We believe the North American shale plays could overtake Saudi Arabia's giant Ghawar field and the Persian Gulf countries as the global swing producer, but for the next few years these unconventional plays, in the midst of oil-hungry Americans, are only swinging in the upwards direction as the majority of the new wells could yield triple-digit returns, and the wellhead breakeven prices are still below 60 USD/bbl for 90% of the wells being drilled in 2013 (ref Rystad NASReport).

    Spending

    E&P companies will spend 105 BUSD in drilling and completion on shale plays in 2013, up from 95 BUSD in 2012 and 45 BUSD in 2010. The strong growth of activities from 2010 caused a hike in prices for stimulation services, which again contributed to a slower activity growth from 2012 and more equipment available on the market, then lower service prices and now increasing focus by E&P companies on efficient operations. Well services make up about 60% of the overall D&C spending on North American shale plays. (See Figure 4.)

    Spending on North American Shale 2010-2020 MUSD Nominal

    The service intensity for oil and gas developments is best illustrated by the cumulative spending required to reach a certain production level. For shale developments, spending is typically around 100,000 USD per flowing barrel (barrel per day). This is in line with oil sands developments and about twice as high as deepwater developments. But thanks to the relative short time between spending and production, shale development will give comparable returns and breakeven prices as compared to less service intensive deepwater developments. Early movers like EOG (100 kbbld reached in 2011) and Marathon (2013) actually spend two to three times less to achieve a certain production level than their peers Hess (2016) and Apache (2015), which arrived later to the tight oil game. (See Figure 5.)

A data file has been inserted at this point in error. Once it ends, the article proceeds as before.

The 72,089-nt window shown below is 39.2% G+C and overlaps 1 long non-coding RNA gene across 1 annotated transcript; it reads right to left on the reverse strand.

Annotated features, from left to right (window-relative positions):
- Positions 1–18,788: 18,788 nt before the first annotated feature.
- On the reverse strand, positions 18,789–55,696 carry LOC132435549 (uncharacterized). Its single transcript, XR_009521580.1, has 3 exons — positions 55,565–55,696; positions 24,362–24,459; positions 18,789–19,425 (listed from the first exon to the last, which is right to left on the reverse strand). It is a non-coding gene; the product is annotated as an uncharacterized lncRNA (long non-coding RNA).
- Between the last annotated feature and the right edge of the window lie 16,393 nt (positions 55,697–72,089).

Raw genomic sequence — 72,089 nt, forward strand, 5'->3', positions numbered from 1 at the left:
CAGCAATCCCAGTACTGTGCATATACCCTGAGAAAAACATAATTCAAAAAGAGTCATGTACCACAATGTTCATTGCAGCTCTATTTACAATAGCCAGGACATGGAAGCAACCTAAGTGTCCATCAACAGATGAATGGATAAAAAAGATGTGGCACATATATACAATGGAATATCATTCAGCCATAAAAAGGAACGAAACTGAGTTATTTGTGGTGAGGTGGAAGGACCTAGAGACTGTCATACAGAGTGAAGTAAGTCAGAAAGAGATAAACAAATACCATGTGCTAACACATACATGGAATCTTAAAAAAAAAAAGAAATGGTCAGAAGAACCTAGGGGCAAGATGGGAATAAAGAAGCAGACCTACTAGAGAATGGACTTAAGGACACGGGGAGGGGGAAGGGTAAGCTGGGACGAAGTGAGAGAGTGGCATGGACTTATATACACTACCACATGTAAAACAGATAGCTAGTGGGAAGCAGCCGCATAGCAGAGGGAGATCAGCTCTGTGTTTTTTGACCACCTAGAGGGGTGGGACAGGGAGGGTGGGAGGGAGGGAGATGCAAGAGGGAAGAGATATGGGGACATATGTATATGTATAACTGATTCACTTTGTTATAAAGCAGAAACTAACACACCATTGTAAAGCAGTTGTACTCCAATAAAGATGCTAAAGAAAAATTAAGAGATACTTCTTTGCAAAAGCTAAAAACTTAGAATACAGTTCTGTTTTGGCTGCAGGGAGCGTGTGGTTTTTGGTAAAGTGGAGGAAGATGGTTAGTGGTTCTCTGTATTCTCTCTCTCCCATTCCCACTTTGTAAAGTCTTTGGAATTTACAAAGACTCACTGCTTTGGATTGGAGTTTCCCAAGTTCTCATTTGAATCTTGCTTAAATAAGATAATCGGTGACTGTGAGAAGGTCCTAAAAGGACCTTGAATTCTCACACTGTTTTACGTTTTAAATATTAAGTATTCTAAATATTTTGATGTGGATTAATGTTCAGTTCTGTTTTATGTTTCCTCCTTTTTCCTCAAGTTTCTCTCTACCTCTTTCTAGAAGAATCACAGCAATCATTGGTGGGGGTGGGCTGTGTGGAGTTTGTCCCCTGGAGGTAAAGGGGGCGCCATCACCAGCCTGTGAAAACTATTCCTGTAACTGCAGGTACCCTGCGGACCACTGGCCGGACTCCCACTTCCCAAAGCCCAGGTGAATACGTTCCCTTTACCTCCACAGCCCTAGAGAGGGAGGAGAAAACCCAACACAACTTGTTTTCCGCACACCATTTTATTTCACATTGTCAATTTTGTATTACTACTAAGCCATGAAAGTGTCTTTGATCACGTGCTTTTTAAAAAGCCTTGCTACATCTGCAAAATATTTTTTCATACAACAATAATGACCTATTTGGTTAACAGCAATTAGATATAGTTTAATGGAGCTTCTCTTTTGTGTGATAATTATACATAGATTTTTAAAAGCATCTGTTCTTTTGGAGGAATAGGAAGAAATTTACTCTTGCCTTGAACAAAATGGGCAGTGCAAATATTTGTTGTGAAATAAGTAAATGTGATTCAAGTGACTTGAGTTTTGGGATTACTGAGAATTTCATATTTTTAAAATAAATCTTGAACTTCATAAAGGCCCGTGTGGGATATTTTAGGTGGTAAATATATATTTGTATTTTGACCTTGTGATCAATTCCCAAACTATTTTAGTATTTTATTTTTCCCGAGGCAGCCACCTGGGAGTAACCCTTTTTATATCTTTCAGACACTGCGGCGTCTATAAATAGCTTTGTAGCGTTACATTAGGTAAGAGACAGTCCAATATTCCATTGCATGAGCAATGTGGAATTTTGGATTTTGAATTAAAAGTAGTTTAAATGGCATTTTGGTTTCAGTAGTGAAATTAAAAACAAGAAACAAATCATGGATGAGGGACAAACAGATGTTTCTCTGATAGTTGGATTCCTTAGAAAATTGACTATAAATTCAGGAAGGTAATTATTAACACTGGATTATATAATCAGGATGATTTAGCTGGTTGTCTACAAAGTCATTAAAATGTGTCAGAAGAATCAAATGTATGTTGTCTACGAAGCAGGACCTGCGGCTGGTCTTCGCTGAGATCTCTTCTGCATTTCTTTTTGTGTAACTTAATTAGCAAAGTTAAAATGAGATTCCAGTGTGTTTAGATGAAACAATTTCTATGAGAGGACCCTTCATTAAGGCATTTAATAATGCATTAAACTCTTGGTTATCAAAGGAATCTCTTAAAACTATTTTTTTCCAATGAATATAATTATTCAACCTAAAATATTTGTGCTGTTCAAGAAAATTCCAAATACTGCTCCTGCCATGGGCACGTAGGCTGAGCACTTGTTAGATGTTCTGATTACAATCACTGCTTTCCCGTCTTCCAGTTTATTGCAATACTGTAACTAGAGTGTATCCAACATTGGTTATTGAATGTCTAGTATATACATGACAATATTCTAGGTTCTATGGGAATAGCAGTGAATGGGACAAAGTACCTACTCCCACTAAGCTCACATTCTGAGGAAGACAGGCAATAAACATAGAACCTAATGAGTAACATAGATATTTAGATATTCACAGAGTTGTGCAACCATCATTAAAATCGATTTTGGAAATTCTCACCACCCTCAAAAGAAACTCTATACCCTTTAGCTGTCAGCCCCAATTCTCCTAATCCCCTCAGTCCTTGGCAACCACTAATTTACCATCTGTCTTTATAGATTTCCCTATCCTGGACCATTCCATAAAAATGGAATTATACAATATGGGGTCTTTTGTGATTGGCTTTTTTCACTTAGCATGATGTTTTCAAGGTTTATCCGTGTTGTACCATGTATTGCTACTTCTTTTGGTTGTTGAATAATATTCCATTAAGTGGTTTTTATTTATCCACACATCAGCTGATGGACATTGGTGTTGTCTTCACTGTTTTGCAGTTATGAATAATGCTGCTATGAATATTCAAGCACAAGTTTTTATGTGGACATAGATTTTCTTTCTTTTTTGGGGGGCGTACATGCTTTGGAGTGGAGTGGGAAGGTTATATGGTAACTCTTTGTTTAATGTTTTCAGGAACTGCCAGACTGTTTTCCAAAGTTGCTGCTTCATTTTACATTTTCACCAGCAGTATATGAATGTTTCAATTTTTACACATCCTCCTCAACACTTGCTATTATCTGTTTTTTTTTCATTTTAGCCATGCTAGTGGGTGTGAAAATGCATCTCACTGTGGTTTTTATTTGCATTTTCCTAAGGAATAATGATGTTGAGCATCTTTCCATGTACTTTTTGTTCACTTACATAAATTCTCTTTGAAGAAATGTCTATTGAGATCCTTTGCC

Capex Efficiency on Shale Acreage for key companies

    Profits

    Companies are still in an initial development phase for North American tight oil plays with total spending still surpassing the sum of netbacks. We estimate the total net "cash drain" on shale plays was ÷41 BUSD in 2012 vs. ÷11 BUSD in 2013, operated cash flows should turn positive during early 2014. Actually, aggregated cash flows turned positive for Bakken this year, for Eagle Ford in 2014, for Permian Midland in 2015, Permian Delaware in 2016 and for Marcellus not before 2017.

    Transactions

    During 2012, more than 120 BUSD was paid for acreage or companies active on North American onshore, or about 50% of the global transaction market. So far in 2013, the transaction market has cooled down, with about 30 BUSD paid for North American onshore assets, still about 50% of the global market for the year.

    Global E&P

    The global oil market has over the last decade changed from being supply-driven by OPEC quotas into an increasingly more competitive and demand-driven commodity market. This implies that global oil prices are being increasingly determined by the marginal cost of developing new oil. The addition from North American tight plays of six million barrels of crude oil and condensate will obviously push out some marginal developments, this will first of all impact high cost developments like Canadian oil sands, oil from Arctic regions and to a lesser extent mid-sized deep-water projects. (See Figure 6.)

    Cost of Supply curve for global oil 2020

    Global shale